How to Protect Customer Data from Cyber Criminals


Learn from Adobe’s Mistakes

If you lead a technology company, the idea of hackers compromising sensitive customer data or intellectual property is among your worst nightmares. With the news of Adobe System’s massive data breach seemingly growing worse by the day, data security has likely been on your mind even more than usual.

Adobe’s recent loss of more than 150 million passwords may go down as one of the largest data breaches on record. The company first reported last month that it had lost records containing credit card numbers of 2.8 million users. The situation quickly escalated when as many as 150 million Adobe usernames and passwords were posted to an anonymous bulletin board frequented by hackers. Adobe has confirmed that at least 38 million active user accounts were affected by the breach and says many of the other passwords and usernames posted are no longer active.

However, even if many of the passwords are now invalid as the software company claims, the real danger is not in cyber criminals accessing customer’s Adobe accounts, but rather in them using customer data to figure out password naming conventions, which would potentially enable them to access even more sensitive information, like bank accounts.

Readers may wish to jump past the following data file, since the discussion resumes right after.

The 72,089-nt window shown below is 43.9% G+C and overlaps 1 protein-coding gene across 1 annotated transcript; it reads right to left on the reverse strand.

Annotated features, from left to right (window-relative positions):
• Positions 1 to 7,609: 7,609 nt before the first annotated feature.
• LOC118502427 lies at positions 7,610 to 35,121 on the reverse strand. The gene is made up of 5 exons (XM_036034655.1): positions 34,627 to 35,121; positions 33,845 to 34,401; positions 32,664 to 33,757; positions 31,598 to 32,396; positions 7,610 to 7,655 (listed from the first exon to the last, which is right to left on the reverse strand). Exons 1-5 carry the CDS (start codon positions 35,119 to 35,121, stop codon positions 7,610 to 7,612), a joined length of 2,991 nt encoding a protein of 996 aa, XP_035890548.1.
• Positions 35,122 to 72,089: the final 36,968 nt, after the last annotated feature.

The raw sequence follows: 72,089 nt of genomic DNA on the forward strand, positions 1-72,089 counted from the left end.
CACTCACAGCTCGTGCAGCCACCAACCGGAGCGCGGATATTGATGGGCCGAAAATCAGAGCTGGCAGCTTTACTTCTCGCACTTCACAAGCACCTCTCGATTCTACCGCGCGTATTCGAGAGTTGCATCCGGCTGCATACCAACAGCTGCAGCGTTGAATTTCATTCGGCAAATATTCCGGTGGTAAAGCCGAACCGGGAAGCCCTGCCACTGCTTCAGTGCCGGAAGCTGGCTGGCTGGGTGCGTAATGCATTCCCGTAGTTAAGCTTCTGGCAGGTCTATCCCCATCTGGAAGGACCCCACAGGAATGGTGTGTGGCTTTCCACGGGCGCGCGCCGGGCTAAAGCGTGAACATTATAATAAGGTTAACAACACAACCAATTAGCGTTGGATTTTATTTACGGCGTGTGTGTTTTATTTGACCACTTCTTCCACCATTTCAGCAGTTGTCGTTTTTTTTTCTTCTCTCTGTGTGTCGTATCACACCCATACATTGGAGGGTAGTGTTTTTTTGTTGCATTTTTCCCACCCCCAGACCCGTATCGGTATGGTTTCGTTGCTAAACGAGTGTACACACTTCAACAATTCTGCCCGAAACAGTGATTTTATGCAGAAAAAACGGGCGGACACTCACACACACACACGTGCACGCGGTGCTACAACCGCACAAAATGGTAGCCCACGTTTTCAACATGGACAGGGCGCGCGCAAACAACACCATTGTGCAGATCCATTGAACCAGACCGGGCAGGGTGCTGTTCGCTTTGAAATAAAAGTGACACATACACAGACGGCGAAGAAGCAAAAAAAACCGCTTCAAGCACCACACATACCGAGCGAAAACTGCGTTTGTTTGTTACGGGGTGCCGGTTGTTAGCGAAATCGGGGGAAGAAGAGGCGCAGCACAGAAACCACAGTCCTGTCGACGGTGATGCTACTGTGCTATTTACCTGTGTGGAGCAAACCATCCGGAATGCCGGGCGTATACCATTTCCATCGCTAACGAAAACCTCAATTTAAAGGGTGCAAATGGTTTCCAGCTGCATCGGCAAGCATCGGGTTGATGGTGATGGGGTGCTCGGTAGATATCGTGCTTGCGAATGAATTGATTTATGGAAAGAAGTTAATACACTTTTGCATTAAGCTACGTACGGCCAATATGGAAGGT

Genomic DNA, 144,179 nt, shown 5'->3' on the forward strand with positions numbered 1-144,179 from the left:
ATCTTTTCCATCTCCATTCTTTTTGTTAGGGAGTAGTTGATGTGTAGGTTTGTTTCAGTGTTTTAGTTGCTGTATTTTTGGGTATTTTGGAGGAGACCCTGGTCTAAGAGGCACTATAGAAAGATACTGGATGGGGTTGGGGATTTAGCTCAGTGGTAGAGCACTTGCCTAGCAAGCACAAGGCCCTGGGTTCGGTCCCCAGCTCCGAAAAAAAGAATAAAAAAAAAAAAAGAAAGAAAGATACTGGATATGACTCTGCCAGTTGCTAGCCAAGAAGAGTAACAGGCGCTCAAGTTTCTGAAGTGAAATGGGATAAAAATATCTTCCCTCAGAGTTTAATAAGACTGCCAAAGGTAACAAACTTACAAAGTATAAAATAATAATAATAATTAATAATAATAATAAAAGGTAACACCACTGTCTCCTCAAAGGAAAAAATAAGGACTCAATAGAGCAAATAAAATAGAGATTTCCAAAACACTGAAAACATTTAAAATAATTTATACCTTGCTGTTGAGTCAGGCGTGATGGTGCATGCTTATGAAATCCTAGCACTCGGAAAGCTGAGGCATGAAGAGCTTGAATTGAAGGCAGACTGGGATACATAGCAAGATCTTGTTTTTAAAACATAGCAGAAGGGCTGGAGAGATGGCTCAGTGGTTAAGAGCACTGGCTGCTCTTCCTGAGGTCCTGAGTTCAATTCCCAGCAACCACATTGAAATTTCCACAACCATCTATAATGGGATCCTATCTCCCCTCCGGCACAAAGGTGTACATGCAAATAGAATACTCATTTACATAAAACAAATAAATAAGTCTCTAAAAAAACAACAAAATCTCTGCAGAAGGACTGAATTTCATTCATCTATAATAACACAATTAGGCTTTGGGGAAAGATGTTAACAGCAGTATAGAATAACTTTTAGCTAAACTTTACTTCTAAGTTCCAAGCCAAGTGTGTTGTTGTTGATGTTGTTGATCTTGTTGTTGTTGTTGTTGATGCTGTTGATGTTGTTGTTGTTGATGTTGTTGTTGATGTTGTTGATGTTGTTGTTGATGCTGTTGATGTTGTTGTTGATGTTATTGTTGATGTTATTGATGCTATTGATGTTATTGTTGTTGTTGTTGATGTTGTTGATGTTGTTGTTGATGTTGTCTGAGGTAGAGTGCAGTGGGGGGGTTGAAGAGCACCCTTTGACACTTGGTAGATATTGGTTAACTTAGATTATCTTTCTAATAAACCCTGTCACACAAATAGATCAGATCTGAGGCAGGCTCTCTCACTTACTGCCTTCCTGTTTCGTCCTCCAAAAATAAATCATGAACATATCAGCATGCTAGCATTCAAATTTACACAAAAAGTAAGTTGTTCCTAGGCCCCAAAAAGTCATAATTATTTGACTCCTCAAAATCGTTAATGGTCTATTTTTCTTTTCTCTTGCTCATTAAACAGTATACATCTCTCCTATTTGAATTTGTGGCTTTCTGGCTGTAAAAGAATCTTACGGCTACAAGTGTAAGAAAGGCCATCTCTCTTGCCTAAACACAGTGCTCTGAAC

Perhaps even more concerning for Adobe, it appears hackers also stole some of the Adobe Photoshop source code, which could end up in the hands of competitors and/or lead to an increase in software piracy.

So if one of the largest software companies in the world was vulnerable to a massive data breach, how can you protect your customer’s data from cyber attacks?

Here are some steps you can take to prevent hackers from accessing your data.

Perform a risk assessment to:

  • Identify critical data with threats and vulnerabilities to help you define the risk and determine if the risk is being mitigated in the most cost-effective way
  • Align safeguards against the threats

Know your network:

  • Create and update your network diagram
  • Identify servers and disable unnecessary services and ports
  • Patch your servers
  • Monitor outbound traffic
  • Implement strong configuration and change management procedures
  • Segment your network based on risk

Take proper precautions to prevent hackers from accessing your technology company’s valuable intellectual property and sensitive customer data. Not knowing where your weakest link is can affect your bottom-line and disrupt your business’ operations. You don’t want your worst nightmare to come true.

Jorge Rey, CISA, CISM, is a Cybersecurity & Compliance Principal at Kaufman Rossin, one of the Top 100 CPA and advisory firms in the U.S.

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